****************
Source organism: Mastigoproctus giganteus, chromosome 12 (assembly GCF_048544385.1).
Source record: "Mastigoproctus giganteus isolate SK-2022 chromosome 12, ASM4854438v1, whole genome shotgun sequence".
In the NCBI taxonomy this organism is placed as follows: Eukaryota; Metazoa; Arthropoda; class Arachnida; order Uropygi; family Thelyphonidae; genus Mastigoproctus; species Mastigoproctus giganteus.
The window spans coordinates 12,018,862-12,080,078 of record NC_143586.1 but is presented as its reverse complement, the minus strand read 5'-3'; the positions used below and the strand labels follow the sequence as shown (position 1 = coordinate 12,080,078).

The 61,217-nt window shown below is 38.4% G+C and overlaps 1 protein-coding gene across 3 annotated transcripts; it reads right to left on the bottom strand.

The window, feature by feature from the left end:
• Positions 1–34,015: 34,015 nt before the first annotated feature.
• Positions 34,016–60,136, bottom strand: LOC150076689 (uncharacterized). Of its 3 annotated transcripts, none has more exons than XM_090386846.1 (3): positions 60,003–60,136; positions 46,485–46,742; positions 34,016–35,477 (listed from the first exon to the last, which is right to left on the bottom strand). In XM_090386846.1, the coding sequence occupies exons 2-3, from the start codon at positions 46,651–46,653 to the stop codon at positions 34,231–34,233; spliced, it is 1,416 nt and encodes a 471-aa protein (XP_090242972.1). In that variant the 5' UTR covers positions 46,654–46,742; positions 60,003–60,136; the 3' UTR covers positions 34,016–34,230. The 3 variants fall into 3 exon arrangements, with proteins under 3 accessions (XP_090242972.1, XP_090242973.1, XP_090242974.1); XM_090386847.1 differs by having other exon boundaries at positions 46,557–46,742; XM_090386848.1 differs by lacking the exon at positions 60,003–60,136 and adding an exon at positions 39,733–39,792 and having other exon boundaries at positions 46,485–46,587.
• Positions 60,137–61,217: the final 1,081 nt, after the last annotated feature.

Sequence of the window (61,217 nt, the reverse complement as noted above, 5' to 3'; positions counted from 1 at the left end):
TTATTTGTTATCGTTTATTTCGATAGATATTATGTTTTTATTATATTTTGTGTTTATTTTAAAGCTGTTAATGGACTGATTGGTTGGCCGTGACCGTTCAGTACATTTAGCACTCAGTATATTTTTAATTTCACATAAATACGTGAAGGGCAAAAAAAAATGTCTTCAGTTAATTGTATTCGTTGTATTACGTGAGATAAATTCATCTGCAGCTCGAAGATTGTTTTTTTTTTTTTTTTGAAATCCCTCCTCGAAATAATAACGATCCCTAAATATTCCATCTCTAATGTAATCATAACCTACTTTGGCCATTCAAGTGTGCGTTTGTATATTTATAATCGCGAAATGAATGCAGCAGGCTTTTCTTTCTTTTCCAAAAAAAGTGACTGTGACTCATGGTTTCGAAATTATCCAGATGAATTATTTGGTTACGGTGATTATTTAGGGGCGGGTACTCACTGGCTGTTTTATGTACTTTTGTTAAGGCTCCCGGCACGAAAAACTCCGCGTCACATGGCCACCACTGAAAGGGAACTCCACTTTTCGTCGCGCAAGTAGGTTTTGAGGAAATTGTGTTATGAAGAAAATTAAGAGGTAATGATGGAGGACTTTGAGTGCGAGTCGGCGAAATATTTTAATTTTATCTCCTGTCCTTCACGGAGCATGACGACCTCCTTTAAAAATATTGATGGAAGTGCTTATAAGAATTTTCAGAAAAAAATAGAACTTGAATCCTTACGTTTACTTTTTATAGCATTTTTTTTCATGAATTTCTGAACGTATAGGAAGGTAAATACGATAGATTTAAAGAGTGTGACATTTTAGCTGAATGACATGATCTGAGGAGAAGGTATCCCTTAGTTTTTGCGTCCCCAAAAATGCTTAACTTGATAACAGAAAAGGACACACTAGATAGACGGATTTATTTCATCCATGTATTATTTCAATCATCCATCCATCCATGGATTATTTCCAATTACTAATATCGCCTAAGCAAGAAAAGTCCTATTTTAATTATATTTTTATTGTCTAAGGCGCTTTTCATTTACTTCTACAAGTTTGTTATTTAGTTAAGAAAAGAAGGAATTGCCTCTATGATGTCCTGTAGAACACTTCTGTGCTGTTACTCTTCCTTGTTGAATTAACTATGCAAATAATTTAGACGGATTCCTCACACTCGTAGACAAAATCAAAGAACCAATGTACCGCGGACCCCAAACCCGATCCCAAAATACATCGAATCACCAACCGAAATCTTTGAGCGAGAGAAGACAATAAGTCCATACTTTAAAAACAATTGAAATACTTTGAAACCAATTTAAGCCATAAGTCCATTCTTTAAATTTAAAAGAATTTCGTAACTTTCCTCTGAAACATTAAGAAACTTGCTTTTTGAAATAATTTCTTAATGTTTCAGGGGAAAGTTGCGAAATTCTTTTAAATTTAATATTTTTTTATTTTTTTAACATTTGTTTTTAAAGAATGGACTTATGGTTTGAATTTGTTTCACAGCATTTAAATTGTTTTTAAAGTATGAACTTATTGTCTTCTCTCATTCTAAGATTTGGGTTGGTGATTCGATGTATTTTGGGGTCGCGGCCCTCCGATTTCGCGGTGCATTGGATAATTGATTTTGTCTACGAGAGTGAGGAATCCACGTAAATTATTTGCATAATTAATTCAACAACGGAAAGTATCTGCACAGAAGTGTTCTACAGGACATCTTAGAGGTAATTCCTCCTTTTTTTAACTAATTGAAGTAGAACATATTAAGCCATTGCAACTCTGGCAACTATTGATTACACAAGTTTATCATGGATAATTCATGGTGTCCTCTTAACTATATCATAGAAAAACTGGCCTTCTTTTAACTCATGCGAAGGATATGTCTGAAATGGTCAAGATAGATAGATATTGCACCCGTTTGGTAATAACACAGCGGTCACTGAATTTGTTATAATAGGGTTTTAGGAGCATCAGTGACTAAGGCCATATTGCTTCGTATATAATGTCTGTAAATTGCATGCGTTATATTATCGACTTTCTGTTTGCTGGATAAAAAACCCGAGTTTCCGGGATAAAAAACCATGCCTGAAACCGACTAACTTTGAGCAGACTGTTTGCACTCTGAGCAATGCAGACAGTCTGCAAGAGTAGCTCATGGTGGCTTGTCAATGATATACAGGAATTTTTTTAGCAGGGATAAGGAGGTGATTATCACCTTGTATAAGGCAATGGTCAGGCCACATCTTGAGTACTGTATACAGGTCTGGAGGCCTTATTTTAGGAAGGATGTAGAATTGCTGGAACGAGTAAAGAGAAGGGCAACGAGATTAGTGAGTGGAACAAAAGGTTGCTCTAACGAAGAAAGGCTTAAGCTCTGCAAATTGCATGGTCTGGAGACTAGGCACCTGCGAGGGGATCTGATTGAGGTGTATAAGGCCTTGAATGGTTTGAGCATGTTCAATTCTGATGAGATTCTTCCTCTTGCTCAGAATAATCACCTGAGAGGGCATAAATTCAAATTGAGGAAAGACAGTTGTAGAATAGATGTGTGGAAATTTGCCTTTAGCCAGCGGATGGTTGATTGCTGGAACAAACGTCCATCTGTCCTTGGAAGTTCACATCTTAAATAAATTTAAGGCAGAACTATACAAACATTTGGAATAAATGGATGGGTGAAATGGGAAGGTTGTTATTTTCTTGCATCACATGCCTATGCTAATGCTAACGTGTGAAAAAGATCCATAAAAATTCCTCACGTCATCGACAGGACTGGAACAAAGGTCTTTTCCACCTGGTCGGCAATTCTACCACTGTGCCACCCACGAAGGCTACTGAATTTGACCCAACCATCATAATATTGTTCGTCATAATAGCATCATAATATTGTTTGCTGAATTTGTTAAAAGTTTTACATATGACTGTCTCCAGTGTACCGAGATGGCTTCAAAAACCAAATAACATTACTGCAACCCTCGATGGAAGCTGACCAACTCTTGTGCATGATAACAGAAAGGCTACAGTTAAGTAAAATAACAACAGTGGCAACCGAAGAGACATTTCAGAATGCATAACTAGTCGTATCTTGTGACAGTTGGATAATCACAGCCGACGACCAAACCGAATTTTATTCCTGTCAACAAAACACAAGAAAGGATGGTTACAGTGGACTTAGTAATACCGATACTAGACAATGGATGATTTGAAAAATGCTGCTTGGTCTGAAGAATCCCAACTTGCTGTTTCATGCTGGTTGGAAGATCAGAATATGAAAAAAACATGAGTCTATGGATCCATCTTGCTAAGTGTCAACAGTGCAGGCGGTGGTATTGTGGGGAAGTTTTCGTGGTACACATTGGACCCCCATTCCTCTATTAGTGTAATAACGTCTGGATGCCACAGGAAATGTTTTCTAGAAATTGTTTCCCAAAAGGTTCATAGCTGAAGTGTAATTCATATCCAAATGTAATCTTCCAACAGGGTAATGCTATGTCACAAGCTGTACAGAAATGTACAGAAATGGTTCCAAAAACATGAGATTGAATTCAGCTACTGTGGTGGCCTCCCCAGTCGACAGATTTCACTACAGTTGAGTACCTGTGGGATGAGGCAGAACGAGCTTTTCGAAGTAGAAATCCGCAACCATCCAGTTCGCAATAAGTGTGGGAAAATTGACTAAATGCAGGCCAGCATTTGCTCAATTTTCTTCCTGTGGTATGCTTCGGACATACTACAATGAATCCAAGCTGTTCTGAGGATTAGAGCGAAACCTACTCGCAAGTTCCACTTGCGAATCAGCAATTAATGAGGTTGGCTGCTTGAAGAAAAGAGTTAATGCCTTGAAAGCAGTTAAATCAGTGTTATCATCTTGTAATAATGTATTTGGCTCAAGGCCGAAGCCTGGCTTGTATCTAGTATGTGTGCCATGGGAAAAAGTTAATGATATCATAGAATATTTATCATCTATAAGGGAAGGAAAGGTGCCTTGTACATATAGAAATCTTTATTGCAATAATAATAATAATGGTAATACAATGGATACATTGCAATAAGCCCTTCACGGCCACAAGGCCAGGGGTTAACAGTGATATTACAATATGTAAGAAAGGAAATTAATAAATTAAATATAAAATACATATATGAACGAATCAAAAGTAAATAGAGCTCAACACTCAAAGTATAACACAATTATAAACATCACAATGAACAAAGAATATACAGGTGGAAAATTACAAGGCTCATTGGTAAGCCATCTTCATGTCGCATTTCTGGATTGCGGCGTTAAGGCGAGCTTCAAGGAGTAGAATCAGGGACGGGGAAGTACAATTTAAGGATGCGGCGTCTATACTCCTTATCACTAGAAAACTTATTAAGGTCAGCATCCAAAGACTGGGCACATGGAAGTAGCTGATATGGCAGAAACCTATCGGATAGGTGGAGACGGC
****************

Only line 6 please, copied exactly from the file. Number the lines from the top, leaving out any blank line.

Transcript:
The window, feature by feature from the left end: